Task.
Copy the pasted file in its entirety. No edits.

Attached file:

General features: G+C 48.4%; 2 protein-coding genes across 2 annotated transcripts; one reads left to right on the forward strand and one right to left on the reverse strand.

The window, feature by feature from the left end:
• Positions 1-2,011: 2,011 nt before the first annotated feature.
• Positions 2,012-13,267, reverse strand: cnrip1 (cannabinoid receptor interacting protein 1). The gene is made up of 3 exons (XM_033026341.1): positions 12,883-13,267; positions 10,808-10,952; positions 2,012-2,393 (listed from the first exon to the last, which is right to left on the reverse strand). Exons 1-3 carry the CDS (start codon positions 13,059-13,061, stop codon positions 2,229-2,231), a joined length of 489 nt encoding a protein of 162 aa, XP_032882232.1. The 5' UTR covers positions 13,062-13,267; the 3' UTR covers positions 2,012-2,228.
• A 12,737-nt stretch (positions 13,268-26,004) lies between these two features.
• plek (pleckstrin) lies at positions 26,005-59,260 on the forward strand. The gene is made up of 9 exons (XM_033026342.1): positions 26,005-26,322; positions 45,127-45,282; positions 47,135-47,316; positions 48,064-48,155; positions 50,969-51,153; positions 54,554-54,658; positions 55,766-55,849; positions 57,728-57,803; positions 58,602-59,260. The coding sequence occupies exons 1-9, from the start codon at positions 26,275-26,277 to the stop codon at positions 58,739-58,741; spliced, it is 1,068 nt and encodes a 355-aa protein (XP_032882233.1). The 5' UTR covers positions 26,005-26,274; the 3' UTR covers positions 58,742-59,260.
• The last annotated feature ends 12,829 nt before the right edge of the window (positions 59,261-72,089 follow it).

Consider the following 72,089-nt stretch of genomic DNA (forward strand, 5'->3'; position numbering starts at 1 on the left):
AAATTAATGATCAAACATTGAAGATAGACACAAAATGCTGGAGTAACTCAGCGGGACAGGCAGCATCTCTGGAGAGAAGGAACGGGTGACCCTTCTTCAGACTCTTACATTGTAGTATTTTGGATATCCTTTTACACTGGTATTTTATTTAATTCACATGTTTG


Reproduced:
General features: G+C 48.4%; 2 protein-coding genes across 2 annotated transcripts; one reads left to right on the forward strand and one right to left on the reverse strand.

The window, feature by feature from the left end:
• Positions 1-2,011: 2,011 nt before the first annotated feature.
• Positions 2,012-13,267, reverse strand: cnrip1 (cannabinoid receptor interacting protein 1). The gene is made up of 3 exons (XM_033026341.1): positions 12,883-13,267; positions 10,808-10,952; positions 2,012-2,393 (listed from the first exon to the last, which is right to left on the reverse strand). Exons 1-3 carry the CDS (start codon positions 13,059-13,061, stop codon positions 2,229-2,231), a joined length of 489 nt encoding a protein of 162 aa, XP_032882232.1. The 5' UTR covers positions 13,062-13,267; the 3' UTR covers positions 2,012-2,228.
• A 12,737-nt stretch (positions 13,268-26,004) lies between these two features.
• plek (pleckstrin) lies at positions 26,005-59,260 on the forward strand. The gene is made up of 9 exons (XM_033026342.1): positions 26,005-26,322; positions 45,127-45,282; positions 47,135-47,316; positions 48,064-48,155; positions 50,969-51,153; positions 54,554-54,658; positions 55,766-55,849; positions 57,728-57,803; positions 58,602-59,260. The coding sequence occupies exons 1-9, from the start codon at positions 26,275-26,277 to the stop codon at positions 58,739-58,741; spliced, it is 1,068 nt and encodes a 355-aa protein (XP_032882233.1). The 5' UTR covers positions 26,005-26,274; the 3' UTR covers positions 58,742-59,260.
• The last annotated feature ends 12,829 nt before the right edge of the window (positions 59,261-72,089 follow it).

Consider the following 72,089-nt stretch of genomic DNA (forward strand, 5'->3'; position numbering starts at 1 on the left):
AAATTAATGATCAAACATTGAAGATAGACACAAAATGCTGGAGTAACTCAGCGGGACAGGCAGCATCTCTGGAGAGAAGGAACGGGTGACCCTTCTTCAGACTCTTACATTGTAGTATTTTGGATATCCTTTTACACTGGTATTTTATTTAATTCACATGTTTG